Thursday, February 03, 2011

George Washington: The Reluctant President

This new article from Smithsonian Magazine talks about Washington's election as President. The article starts with the fact Washington was not thrilled with the idea of being President:
The Congressional delay in certifying George Washington’s election as president only allowed more time for doubts to fester as he considered the herculean task ahead. He savored his wait as a welcome “reprieve,” he told his former comrade in arms and future Secretary of War Henry Knox, adding that his “movements to the chair of government will be accompanied with feelings not unlike those of a culprit who is going to the place of his execution.” His “peaceful abode” at Mount Vernon, his fears that he lacked the requisite skills for the presidency, the “ocean of difficulties” facing the country—all gave him pause on the eve of his momentous trip to New York. In a letter to his friend Edward Rutledge, he made it seem as if the presidency was little short of a death sentence and that, in accepting it, he had given up “all expectations of private happiness in this world.”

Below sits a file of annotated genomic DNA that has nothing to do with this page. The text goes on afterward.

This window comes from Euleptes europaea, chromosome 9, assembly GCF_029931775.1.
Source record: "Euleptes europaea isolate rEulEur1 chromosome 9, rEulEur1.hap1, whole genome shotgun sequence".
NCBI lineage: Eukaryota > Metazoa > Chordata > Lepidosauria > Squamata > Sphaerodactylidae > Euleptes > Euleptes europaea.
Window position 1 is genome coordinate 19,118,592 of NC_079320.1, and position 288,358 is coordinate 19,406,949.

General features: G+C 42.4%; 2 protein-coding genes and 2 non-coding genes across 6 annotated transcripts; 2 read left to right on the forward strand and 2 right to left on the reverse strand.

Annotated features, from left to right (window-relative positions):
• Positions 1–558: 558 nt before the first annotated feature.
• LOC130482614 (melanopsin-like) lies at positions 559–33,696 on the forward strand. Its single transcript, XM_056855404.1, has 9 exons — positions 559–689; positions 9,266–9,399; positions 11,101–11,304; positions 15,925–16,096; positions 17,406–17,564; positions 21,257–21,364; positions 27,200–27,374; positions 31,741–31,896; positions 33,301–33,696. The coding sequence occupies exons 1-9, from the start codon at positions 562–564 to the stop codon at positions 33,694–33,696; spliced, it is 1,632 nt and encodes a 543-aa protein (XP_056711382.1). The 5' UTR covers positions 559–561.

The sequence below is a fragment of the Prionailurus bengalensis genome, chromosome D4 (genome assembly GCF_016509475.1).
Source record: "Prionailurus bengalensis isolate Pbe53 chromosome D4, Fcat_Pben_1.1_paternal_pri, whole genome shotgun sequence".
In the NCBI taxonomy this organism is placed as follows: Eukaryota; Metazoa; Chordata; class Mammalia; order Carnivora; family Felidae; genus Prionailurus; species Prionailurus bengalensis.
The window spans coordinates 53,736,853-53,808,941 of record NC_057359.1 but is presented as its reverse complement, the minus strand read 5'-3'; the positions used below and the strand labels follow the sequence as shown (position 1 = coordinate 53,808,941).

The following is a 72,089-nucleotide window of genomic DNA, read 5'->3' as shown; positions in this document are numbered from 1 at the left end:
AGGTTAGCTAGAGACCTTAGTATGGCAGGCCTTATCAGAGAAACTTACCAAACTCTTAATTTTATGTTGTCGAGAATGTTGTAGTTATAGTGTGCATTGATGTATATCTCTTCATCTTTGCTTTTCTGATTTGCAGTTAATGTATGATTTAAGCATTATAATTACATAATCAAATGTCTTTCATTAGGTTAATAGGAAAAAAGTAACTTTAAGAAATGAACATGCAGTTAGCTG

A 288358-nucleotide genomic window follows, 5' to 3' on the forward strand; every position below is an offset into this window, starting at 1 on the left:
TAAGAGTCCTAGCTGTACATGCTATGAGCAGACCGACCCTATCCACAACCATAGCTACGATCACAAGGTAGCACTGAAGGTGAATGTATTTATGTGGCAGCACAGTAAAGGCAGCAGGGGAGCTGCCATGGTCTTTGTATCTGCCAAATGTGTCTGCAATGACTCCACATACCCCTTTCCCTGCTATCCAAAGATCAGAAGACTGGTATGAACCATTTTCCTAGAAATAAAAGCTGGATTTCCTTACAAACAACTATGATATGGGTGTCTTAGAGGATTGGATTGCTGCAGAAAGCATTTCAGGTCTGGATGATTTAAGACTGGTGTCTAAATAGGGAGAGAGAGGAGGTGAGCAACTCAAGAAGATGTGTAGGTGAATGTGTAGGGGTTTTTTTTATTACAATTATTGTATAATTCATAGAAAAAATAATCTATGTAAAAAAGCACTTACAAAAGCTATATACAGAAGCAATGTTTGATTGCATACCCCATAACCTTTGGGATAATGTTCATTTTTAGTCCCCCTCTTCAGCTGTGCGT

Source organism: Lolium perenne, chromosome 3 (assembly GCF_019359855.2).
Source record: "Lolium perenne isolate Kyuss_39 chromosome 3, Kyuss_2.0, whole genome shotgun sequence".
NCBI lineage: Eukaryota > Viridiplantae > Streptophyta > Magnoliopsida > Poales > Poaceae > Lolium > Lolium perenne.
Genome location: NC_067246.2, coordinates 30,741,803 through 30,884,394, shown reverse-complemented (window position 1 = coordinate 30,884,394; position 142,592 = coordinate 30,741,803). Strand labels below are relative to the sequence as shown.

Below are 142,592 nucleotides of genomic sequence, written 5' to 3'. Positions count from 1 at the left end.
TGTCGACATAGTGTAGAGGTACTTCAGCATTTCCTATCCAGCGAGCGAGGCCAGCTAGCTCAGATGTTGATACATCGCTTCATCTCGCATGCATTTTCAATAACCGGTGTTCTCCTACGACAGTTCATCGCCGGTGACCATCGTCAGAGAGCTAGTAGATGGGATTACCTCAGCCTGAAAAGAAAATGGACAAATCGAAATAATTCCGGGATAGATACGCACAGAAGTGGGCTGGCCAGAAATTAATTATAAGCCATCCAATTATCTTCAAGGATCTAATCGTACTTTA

Charles Thomson, the secretary to Congress, arrived to inform Washington of his election:
Around noon on April 14, 1789, Washington flung open the door at Mount Vernon and greeted his visitor with a cordial embrace. Once in the privacy of the mansion, he and Thomson conducted a stiff verbal minuet, each man reading from a prepared statement. Thomson began by declaring, “I am honored with the commands of the Senate to wait upon your Excellency with the information of your being elected to the office of President of the United States of America” by a unanimous vote. He read aloud a letter from Senator John Langdon of New Hampshire, the president pro tempore. “Suffer me, sir, to indulge the hope that so auspicious a mark of public confidence will meet your approbation and be considered as a sure pledge of the affection and support you are to expect from a free and enlightened people.” There was something deferential, even slightly servile, in Langdon’s tone, as if he feared that Washington might renege on his promise and refuse to take the job. Thus was greatness once again thrust upon George Washington.

The article goes on to discuss Washington's journey to and arrival in New York as well as his inauguration. I actually discussed his swearing in this fall as well.

No comments: